Two local mothers are bringing awareness to the rippling effect drugs leave on families by sharing the stories of their own children enveloped in the throes of addiction.
Opening a public discussion about drug addiction is how mothers Shawna Taylor of Airdrie and Christina Sackett of Crossfield first connected.
“There are so many families being affected,” Taylor said. “I think the stigma is so incredible that people are embarrassed to come forward. It took us a long time.”
Taylor has been married to her husband Jeff for 23 years and said the two raised their daughter, Kenedee, and son, Nathan, to respect curfews and stay away from drugs.
“I was super naïve,” she said. “I thought because I told them that, and they listened to me for almost everything else, that they wouldn’t try anything.”
In May 2015, however, Taylor said she began noticing changes in her 17-year-old daughter. She was out a lot, falling asleep often, but Taylor thought it had to do with getting a new boyfriend and stressing about graduation.
Kenedee became noticeably thinner and began distancing herself from the family, spending a lot of time in her bedroom, Taylor said.
“She just kept blaming everything on depression,” she said.
Suspecting drugs, Taylor said she took her daughter to the family doctor a few times but was told it was probably just “teenage angst.” The truth, however, wouldn’t be known until May 25, 2016. While waiting for the results of a urine test at Rockyview General Hospital, Taylor said her daughter looked to her from her hospital bed and finally said, “They’re going to find something. They’re going to find fentanyl.”
“There’s a point in your life where it will never be the same,” she said. “That was the point for us.”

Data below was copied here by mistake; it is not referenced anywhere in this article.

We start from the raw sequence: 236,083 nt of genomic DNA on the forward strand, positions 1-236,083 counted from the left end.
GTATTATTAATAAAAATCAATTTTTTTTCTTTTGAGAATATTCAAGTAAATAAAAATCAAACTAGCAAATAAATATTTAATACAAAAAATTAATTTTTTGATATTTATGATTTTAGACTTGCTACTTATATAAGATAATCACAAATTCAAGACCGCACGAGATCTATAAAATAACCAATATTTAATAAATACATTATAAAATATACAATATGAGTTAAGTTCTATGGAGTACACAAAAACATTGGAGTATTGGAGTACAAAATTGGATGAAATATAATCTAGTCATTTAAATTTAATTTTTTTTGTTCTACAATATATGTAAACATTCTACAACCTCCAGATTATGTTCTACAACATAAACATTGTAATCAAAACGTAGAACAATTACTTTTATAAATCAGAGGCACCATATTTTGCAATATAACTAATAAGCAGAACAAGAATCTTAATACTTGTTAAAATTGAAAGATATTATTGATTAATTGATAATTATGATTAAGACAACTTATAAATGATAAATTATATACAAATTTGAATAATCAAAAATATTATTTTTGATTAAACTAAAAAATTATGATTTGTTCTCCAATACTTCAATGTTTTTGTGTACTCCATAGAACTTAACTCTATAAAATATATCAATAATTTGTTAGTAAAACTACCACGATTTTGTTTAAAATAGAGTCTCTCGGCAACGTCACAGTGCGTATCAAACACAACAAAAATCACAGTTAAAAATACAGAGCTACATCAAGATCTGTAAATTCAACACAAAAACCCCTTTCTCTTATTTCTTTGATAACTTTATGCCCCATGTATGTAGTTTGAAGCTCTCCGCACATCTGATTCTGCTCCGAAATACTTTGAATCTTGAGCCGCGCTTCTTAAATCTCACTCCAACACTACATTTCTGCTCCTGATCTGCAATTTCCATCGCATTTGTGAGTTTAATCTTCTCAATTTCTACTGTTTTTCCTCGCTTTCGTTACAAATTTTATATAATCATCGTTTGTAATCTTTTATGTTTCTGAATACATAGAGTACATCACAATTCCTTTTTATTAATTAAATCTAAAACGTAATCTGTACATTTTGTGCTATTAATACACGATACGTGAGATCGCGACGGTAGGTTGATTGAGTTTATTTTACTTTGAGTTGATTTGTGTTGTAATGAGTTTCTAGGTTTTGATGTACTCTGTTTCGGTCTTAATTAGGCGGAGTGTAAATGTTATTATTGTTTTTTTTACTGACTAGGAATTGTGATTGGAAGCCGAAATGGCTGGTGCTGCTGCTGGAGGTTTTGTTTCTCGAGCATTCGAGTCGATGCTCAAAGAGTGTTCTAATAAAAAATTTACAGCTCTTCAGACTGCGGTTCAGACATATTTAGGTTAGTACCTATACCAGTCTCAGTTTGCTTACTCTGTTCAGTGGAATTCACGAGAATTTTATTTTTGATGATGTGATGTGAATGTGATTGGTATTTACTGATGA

For Sackett, there was no suspicion her 15-year-old son, Myles Card, was using drugs before she found evidence of opioids in his room. Myles struggled with mental health issues and Sackett said the family was so focused on getting him help for that, they had not realized he already started to self-medicate.
Soon after, Sackett said her son’s demeanour changed as the addiction worsened.
“It was horrible,” she said. “Like most parents, I didn’t know a lot about drugs or any of that kind of stuff. The more I reached out for help, the more I got turned away.”
Her son’s drug addiction was “played down” by numerous medical professionals, Sackett said. This included doctors telling her opioids were difficult for adults to get so there was no way her son could be doing that type of drug. Sackett also claimed a mental health worker helping Myles dismissed needles she found in his room as merely a means to kill himself instead of being linked to drugs.
“Myles was a kid who came across as very polite and very well mannered,” she said. “He’s not what a stereotype of a ‘junkie’ would look like.
“(His addiction) got ignored for so long until it was so bad that he was basically on death’s doorstep.”
The Taylors experienced a similar disconnection from help.
Kenedee was released from hospital only one day after discovering she was addicted to fentanyl because the doctors claimed the withdrawal wouldn’t kill her, Taylor said.